Secretary of State for Transport Chris Grayling launched his widely anticipated review into the future of Britain’s railways on September 20, promising to leave “no stone unturned” in its analysis and recommendations. It will be led by former British Airways Chief Executive Keith Williams and is due to report next year. As part of the review, the CrossCountry franchise competition has been suspended with existing operator Arriva continuing to run the franchise for the foreseeable future.
Grayling acknowledged failings in the current railway’s structure, saying: “It is clear that the structure we inherited is no longer fit to meet today’s challenges and cope with increasing customer demand.” He added: “We’ve been clear that the railway needs reform to prioritise its passengers, and we have set out plans for closer partnerships between operators of track and train, including on the LNER and South Eastern networks.
“But as part of our vision for the future of mobility, we need to go further and more quickly, to get the best from the public and private sectors and deliver the railway we need for the 21st century. It is vital that this review leaves no stone unturned and makes bold recommendations for the future.”
The review – terms of reference for which will be decided after Parliament returns on October 9 – will focus on: “leveraging the commercial model to ensure improved services for passengers and taxpayers and more effectively balance public and private sector involvement,”; the roles and structures of all parts of the industry looking at how they can work together to reduce fragmentation, improve passenger services and increase accountability; and how the railway can support a fares system that delivers better value for money for passengers and taxpayers.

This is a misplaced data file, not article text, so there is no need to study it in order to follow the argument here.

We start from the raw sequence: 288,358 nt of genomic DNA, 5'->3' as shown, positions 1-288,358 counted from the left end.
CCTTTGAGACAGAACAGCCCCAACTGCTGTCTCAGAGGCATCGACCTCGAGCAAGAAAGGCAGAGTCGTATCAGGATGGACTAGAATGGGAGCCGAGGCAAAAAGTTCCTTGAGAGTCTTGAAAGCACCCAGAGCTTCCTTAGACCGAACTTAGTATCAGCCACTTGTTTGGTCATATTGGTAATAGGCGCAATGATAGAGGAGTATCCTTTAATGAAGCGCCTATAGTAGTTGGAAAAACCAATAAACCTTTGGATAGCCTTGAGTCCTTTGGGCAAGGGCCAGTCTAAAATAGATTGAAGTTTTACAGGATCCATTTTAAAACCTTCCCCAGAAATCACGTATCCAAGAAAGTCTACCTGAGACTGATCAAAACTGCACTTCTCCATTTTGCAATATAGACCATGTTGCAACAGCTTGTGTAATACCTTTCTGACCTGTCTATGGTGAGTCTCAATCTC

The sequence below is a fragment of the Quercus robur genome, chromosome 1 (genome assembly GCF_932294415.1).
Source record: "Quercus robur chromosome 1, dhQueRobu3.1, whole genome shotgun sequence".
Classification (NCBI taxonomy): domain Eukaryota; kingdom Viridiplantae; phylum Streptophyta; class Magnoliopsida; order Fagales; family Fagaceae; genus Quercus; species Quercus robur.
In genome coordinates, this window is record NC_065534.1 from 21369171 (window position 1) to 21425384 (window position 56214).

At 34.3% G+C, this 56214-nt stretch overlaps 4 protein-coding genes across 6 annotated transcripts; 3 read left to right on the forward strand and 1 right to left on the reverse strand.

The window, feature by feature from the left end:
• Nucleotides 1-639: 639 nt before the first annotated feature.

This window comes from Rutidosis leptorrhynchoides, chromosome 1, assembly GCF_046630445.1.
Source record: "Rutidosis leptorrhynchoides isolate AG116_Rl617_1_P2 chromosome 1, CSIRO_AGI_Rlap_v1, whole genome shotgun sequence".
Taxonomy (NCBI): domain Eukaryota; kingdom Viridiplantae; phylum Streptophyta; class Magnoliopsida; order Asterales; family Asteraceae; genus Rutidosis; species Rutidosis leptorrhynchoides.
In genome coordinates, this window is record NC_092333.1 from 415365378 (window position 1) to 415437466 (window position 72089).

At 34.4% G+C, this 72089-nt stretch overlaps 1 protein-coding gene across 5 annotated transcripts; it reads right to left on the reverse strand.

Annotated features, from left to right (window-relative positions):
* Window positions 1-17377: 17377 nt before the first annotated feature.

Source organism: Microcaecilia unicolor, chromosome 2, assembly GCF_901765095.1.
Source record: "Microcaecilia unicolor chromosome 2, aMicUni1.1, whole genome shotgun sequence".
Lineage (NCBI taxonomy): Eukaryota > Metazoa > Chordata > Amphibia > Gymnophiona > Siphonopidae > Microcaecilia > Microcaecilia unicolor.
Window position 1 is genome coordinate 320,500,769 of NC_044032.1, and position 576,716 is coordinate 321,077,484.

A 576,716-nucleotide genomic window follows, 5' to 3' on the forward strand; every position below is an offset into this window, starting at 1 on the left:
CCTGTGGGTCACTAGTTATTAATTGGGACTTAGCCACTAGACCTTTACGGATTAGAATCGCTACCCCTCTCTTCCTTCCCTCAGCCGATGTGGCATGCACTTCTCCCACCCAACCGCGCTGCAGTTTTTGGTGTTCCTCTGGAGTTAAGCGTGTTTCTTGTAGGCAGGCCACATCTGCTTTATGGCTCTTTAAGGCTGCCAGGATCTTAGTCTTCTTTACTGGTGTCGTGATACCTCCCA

It will make recommendations on improving the existing franchising model in terms of reliability, providing better services, better value for money for passengers, commercial sustainability and innovation. It will also consider regional partnerships.
Keith Williams will be supported by an external panel which includes Roger Marsh, who chairs the body representing 11 Local Enterprise Partnerships in the North of England. The government will publish a White Paper on the review’s recommendations with the implementation of reforms planned to start from 2020.
In response to the announcement, Rail Delivery Group Chief Executive Paul Plummer said: “This review is a once in a generation opportunity for the wide-ranging and independent thinking our railway needs and we stand ready to play our part to make sure it delivers big, bold, meaningful reform in the national interest.”
- For the FULL story, read RAIL 862, published on September 26, and available digitally on Android, iPad and Kindle from September 22.